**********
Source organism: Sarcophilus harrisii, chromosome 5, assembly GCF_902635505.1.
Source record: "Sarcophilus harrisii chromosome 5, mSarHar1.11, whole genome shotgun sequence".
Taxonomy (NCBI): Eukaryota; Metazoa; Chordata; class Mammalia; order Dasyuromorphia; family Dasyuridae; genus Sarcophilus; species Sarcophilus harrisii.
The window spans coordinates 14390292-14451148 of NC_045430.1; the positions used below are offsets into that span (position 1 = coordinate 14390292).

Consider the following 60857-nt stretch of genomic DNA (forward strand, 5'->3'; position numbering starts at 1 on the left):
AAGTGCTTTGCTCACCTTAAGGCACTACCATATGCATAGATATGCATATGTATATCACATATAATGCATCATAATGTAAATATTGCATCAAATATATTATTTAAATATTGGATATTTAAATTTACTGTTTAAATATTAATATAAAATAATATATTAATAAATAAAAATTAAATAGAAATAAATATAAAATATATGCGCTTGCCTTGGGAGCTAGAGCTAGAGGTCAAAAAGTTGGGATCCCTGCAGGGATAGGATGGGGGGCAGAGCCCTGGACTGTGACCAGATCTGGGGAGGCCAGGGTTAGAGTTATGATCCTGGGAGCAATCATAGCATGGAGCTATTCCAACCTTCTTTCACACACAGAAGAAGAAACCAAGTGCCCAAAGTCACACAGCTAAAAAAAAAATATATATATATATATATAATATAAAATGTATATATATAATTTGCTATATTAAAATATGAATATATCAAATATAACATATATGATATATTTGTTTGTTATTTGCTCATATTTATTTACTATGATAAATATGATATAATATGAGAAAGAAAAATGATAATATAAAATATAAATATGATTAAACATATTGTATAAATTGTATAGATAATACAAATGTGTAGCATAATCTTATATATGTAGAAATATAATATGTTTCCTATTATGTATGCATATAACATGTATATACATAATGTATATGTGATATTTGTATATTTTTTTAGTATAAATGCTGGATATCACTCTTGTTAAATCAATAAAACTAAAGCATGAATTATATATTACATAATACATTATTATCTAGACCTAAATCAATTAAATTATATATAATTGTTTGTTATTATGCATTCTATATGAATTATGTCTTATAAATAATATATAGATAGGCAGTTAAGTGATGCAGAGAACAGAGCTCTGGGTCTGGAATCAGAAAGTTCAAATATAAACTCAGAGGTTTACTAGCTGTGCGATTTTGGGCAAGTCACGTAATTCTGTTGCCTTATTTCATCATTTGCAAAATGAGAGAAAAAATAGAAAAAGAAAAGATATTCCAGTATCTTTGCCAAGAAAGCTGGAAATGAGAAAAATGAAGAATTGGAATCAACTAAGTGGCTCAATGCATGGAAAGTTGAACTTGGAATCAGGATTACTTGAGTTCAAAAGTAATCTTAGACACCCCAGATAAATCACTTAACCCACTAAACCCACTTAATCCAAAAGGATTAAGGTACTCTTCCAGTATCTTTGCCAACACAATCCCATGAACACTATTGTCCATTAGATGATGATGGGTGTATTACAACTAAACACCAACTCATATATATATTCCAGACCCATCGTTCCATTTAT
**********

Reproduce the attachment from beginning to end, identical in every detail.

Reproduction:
Source organism: Sarcophilus harrisii, chromosome 5, assembly GCF_902635505.1.
Source record: "Sarcophilus harrisii chromosome 5, mSarHar1.11, whole genome shotgun sequence".
Taxonomy (NCBI): Eukaryota; Metazoa; Chordata; class Mammalia; order Dasyuromorphia; family Dasyuridae; genus Sarcophilus; species Sarcophilus harrisii.
The window spans coordinates 14390292-14451148 of NC_045430.1; the positions used below are offsets into that span (position 1 = coordinate 14390292).

Consider the following 60857-nt stretch of genomic DNA (forward strand, 5'->3'; position numbering starts at 1 on the left):
AAGTGCTTTGCTCACCTTAAGGCACTACCATATGCATAGATATGCATATGTATATCACATATAATGCATCATAATGTAAATATTGCATCAAATATATTATTTAAATATTGGATATTTAAATTTACTGTTTAAATATTAATATAAAATAATATATTAATAAATAAAAATTAAATAGAAATAAATATAAAATATATGCGCTTGCCTTGGGAGCTAGAGCTAGAGGTCAAAAAGTTGGGATCCCTGCAGGGATAGGATGGGGGGCAGAGCCCTGGACTGTGACCAGATCTGGGGAGGCCAGGGTTAGAGTTATGATCCTGGGAGCAATCATAGCATGGAGCTATTCCAACCTTCTTTCACACACAGAAGAAGAAACCAAGTGCCCAAAGTCACACAGCTAAAAAAAAAATATATATATATATATATAATATAAAATGTATATATATAATTTGCTATATTAAAATATGAATATATCAAATATAACATATATGATATATTTGTTTGTTATTTGCTCATATTTATTTACTATGATAAATATGATATAATATGAGAAAGAAAAATGATAATATAAAATATAAATATGATTAAACATATTGTATAAATTGTATAGATAATACAAATGTGTAGCATAATCTTATATATGTAGAAATATAATATGTTTCCTATTATGTATGCATATAACATGTATATACATAATGTATATGTGATATTTGTATATTTTTTTAGTATAAATGCTGGATATCACTCTTGTTAAATCAATAAAACTAAAGCATGAATTATATATTACATAATACATTATTATCTAGACCTAAATCAATTAAATTATATATAATTGTTTGTTATTATGCATTCTATATGAATTATGTCTTATAAATAATATATAGATAGGCAGTTAAGTGATGCAGAGAACAGAGCTCTGGGTCTGGAATCAGAAAGTTCAAATATAAACTCAGAGGTTTACTAGCTGTGCGATTTTGGGCAAGTCACGTAATTCTGTTGCCTTATTTCATCATTTGCAAAATGAGAGAAAAAATAGAAAAAGAAAAGATATTCCAGTATCTTTGCCAAGAAAGCTGGAAATGAGAAAAATGAAGAATTGGAATCAACTAAGTGGCTCAATGCATGGAAAGTTGAACTTGGAATCAGGATTACTTGAGTTCAAAAGTAATCTTAGACACCCCAGATAAATCACTTAACCCACTAAACCCACTTAATCCAAAAGGATTAAGGTACTCTTCCAGTATCTTTGCCAACACAATCCCATGAACACTATTGTCCATTAGATGATGATGGGTGTATTACAACTAAACACCAACTCATATATATATTCCAGACCCATCGTTCCATTTAT